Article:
Standards in CAD

Modern infrastructure will increasingly incorporate new components which increase the robustness of the system. The future of CAD is bright and offers the long-term promise of mobility that improves safety and transport operations while lowering the environmental impact. Therefore, at this point, we have to see a more standardised and active automated ecosystem. Providing a common interface to improve the economy of scale to reduce cost, which improves the integration of advanced functions in CAD. At global and European level, different standards developing organizations exist with the intend to inform wider industry thinking and accelerate the successful introduction of exciting pioneering technology.

Short name Description Weblink
ANSI American National Standards Institute
ASAM Association for standardisation of automation and measuring systems
CEN European committee for standardisation
CENELEC European committee for Electrotechnical standardisation
DIN Deutsche Institut für Normung e.V
ETSI ITS European telecommunications standards institute
IEC International Electrotechnical Commission
IEEE Institute of Electrical and Electronics Engineers
ISO International Organization for Standardisation
IETF Internet Engineering Task Force
ITU International Telecommunications Union
NISO National Information Standards Organisation
SAE Society of Automotive Engineers
3GPP The 3rd Generation Partnership Project


European Standards

Many EU countries (e.g. France, Spain, and Sweden) have taken action to review the regulatory issues related to CAD, including testing of vehicles. Some EU countries (e.g. UK) have regulations favourable to testing and others (e.g. Italy and Germany) use a case-by-case approach. This suggests that EU member states are at different levels in terms of development, testing and deployment of CAD. For improved research and vehicle operation testing, an EU-wide harmonised regulation for CAD is required to support a legislative act.

CEN and ETSI are working on ‘Release 2 specifications’ to address more complex use cases in CAD. There is also a whole set of European standards and European standardisation deliverables developed by the European Standardisation Organisations (ESOs).


Challenges and future standards

Standards are a necessity to achieve interoperability between communicating parties especially when products from different vendors shall be able to communicate with each other. To this end one of the major benefit arising is the ability for the customer to choose any vehicle brand with considering any potential technology incompatibilities.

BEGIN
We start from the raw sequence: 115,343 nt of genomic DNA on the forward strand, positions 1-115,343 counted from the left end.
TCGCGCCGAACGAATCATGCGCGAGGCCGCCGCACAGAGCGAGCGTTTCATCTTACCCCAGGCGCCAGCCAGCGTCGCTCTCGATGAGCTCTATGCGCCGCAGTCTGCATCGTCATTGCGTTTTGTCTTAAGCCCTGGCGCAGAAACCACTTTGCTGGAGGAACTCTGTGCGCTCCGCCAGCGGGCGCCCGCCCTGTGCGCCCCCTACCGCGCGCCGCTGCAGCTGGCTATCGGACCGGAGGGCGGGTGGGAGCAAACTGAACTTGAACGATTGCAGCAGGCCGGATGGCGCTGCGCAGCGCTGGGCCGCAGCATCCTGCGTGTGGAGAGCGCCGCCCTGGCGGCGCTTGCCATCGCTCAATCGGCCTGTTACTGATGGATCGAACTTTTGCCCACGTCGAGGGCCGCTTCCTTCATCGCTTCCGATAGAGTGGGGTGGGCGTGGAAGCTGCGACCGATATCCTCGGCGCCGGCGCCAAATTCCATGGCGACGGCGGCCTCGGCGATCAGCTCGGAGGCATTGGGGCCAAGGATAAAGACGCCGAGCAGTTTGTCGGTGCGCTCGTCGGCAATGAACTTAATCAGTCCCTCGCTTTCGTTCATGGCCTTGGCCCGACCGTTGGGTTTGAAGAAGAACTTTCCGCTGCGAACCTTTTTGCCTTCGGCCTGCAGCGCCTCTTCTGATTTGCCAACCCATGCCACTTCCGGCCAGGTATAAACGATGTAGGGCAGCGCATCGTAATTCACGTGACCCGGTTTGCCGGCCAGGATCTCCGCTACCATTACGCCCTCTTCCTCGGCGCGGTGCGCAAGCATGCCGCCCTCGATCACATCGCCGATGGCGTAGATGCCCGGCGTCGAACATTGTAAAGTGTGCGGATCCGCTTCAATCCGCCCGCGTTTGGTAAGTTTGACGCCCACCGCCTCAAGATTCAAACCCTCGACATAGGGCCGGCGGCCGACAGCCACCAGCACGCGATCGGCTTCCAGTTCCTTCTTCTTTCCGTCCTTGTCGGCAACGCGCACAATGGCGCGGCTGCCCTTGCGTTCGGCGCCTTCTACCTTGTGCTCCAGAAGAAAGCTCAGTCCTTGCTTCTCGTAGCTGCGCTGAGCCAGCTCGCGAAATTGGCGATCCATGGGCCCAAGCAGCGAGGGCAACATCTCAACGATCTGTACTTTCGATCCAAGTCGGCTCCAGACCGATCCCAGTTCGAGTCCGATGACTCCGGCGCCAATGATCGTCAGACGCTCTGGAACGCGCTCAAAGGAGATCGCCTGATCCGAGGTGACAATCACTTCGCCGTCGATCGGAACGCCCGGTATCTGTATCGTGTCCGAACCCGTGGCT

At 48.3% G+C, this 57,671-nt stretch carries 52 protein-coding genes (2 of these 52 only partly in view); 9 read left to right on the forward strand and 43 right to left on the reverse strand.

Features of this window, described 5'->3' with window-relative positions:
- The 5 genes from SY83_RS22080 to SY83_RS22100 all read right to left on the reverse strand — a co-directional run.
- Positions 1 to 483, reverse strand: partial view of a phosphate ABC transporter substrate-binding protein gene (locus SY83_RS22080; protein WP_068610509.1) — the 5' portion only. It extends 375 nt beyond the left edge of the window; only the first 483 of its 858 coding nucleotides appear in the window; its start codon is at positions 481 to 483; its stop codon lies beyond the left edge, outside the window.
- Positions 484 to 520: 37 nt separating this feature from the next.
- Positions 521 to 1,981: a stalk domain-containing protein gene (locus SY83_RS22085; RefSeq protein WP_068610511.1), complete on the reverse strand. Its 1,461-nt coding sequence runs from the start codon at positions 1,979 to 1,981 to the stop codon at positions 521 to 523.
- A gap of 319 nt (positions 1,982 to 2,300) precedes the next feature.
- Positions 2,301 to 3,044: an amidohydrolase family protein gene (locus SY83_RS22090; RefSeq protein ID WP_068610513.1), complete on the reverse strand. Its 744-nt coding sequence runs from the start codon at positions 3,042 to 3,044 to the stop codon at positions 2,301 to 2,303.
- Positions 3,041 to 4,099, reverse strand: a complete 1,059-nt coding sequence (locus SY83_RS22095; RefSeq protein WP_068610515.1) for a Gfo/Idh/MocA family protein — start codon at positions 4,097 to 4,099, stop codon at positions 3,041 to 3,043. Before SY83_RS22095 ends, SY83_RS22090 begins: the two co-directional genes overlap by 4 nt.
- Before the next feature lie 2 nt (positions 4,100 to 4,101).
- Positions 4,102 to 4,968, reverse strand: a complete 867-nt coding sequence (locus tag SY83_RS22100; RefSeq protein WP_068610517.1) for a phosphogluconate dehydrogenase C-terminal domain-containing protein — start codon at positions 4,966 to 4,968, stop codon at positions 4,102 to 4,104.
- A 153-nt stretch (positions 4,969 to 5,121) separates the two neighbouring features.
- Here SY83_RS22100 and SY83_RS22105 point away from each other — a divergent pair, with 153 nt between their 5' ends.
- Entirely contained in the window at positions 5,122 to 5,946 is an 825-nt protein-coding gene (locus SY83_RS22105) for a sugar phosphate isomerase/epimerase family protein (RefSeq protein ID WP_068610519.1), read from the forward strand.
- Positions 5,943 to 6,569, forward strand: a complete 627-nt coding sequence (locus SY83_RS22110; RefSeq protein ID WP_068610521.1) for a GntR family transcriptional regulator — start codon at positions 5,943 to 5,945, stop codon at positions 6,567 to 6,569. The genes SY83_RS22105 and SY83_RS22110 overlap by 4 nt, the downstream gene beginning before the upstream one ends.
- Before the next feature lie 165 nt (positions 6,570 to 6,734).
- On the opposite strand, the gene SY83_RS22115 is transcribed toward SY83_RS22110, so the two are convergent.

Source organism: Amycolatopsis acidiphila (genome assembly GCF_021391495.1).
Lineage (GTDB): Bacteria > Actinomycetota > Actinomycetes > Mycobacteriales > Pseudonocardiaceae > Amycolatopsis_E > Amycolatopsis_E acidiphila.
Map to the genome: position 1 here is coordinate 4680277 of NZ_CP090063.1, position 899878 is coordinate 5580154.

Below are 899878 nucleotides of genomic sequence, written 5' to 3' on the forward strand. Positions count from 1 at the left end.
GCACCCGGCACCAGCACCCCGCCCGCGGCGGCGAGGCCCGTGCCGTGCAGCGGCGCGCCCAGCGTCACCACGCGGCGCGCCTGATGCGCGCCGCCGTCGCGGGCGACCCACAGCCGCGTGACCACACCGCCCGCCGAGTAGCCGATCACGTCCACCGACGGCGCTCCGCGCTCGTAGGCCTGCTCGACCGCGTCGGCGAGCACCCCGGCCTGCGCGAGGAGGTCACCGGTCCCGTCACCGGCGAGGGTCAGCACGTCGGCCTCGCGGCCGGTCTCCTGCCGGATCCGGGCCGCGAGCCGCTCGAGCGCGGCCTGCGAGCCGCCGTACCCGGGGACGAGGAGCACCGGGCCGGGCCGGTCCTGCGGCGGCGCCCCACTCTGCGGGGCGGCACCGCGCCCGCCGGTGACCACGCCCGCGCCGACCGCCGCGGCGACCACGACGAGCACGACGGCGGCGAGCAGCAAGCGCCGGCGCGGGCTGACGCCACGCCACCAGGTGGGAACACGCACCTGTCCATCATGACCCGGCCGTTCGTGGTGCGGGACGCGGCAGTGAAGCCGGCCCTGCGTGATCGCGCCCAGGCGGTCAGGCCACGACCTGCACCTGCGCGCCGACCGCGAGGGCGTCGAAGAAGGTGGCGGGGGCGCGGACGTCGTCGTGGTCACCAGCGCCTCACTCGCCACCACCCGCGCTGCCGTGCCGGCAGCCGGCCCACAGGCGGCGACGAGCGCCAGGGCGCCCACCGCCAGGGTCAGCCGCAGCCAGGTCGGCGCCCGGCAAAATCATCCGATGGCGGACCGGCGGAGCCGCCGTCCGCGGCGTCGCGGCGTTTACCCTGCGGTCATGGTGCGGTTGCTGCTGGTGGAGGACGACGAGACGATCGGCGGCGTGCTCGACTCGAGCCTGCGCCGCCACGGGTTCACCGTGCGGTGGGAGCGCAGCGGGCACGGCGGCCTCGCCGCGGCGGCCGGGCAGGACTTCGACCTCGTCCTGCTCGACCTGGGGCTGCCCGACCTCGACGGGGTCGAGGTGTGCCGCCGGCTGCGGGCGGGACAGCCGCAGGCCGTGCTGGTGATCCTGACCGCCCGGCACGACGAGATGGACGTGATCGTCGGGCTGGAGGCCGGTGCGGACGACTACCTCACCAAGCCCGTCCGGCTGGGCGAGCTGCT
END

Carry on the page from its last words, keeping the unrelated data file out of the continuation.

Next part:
In the rapidly evolving industry of automated, connected, electric and hybrid vehicles, the ability to create real-world test scenarios, troubleshoot potential failures and maximize the chance of passing standards within the allotted time helps bring products to market faster. Therefore, standards must be timely, market-driven and produced in an inclusive way that supports EU policies and Europe’s leadership in international standardisation.

Automotive technology also requires extension to smartphone technologies and wirelessly connected smart infrastructure. Automation functions such as sensing and processing already include high speed connectivity to enable autonomy. However, only small part of the autonomous domain is regulated and standardized. The collected information about existing standards aims in providing an overview of existing solutions and approaches. This way a simple gap analysis will reveal crucial aspects which are not addressed and the need for future standardisation activities

Currently, many standardisation activities are underway in different countries for (pre-) standards used in the development and testing of connected and automated systems. OEMs on one side produce their systems for a global market. However regional differences in products are needed and compliance to different user preferences and regulations.

There are a number of best practices that may be utilized in the process of developing a technical standard.